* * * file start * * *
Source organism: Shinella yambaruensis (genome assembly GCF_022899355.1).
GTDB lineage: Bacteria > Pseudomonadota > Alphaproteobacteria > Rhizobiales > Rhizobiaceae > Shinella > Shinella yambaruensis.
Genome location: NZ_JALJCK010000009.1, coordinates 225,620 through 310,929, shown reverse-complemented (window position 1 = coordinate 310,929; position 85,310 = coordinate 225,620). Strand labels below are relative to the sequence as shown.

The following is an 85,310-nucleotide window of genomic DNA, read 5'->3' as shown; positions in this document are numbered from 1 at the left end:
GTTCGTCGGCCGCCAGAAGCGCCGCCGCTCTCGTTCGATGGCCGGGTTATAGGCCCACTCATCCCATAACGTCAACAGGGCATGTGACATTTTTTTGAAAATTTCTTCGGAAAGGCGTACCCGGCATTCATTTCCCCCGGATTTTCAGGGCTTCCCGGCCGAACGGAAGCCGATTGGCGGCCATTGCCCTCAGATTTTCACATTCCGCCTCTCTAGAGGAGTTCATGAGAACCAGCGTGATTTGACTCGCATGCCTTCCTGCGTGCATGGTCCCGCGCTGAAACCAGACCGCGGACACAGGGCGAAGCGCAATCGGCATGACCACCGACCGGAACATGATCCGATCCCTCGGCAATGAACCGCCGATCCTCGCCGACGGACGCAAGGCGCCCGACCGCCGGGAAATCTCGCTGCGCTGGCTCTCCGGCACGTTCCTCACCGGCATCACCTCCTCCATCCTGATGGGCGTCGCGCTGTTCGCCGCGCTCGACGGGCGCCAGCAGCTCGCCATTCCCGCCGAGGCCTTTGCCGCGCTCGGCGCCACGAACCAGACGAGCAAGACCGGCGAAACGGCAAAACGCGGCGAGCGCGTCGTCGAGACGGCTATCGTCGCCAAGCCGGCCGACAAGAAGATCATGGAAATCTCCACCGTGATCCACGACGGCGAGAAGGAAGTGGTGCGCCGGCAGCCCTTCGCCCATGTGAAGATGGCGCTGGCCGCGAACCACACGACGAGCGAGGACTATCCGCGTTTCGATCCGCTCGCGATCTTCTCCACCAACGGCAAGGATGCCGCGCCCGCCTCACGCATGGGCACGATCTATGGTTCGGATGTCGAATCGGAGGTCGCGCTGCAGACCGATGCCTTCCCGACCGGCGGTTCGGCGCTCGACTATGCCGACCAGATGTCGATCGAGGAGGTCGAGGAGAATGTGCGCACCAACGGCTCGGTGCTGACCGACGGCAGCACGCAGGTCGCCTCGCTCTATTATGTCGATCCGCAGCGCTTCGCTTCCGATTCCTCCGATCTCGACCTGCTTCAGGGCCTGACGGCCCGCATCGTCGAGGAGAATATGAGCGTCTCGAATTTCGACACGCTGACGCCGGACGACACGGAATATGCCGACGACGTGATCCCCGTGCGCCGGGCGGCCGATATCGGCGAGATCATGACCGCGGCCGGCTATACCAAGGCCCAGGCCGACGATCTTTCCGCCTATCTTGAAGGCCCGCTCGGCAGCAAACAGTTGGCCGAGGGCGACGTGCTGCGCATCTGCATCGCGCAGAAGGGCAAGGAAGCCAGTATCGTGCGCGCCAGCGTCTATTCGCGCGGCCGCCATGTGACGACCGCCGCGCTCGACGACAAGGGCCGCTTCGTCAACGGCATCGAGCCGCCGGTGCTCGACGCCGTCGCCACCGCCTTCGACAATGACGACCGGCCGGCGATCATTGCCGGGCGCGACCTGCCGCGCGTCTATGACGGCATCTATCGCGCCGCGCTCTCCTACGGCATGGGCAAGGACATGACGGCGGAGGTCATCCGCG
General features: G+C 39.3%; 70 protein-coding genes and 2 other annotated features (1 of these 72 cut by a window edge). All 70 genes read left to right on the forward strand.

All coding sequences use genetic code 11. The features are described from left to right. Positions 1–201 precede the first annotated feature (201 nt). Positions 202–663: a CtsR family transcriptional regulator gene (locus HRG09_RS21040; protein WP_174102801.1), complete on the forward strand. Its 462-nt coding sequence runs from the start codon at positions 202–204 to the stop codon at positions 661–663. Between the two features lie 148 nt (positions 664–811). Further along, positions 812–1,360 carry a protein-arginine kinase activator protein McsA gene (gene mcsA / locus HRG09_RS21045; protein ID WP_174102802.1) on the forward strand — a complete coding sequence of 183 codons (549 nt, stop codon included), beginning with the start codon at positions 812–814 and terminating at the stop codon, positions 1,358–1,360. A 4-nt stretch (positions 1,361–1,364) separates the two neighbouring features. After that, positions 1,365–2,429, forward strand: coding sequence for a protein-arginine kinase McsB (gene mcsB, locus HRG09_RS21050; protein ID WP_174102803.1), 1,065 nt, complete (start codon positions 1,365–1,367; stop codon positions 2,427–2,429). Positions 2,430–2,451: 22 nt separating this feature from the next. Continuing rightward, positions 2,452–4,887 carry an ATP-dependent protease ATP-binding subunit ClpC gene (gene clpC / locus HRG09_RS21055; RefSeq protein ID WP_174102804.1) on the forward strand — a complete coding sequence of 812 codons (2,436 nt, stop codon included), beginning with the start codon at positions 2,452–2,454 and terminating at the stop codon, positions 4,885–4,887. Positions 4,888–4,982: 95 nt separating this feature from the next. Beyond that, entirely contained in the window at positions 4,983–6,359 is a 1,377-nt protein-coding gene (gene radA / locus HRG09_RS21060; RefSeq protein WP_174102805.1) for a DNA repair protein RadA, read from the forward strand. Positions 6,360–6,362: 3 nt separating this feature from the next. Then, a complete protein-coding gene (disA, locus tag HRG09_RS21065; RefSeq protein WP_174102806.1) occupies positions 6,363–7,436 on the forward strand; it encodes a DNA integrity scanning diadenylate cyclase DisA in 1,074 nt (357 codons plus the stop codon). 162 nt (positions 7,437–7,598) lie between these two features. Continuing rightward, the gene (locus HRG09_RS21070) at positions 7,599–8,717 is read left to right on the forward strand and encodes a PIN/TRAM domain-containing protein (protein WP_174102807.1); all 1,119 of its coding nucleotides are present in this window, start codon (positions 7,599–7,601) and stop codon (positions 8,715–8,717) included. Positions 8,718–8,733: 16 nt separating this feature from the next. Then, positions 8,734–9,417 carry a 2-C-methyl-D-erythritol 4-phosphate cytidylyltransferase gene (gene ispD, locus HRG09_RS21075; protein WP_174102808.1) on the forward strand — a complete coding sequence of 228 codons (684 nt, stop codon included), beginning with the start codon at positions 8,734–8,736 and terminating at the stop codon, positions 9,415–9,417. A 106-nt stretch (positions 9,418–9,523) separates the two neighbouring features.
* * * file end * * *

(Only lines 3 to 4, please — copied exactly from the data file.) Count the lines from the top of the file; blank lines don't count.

Genome location: NZ_JALJCK010000009.1, coordinates 225,620 through 310,929, shown reverse-complemented (window position 1 = coordinate 310,929; position 85,310 = coordinate 225,620). Strand labels below are relative to the sequence as shown.

The following is an 85,310-nucleotide window of genomic DNA, read 5'->3' as shown; positions in this document are numbered from 1 at the left end: